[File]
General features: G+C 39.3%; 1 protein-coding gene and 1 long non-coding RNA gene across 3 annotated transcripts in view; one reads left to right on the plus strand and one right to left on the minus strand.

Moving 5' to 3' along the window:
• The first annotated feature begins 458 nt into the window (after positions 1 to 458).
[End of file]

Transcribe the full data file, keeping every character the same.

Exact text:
General features: G+C 39.3%; 1 protein-coding gene and 1 long non-coding RNA gene across 3 annotated transcripts in view; one reads left to right on the plus strand and one right to left on the minus strand.

Moving 5' to 3' along the window:
• The first annotated feature begins 458 nt into the window (after positions 1 to 458).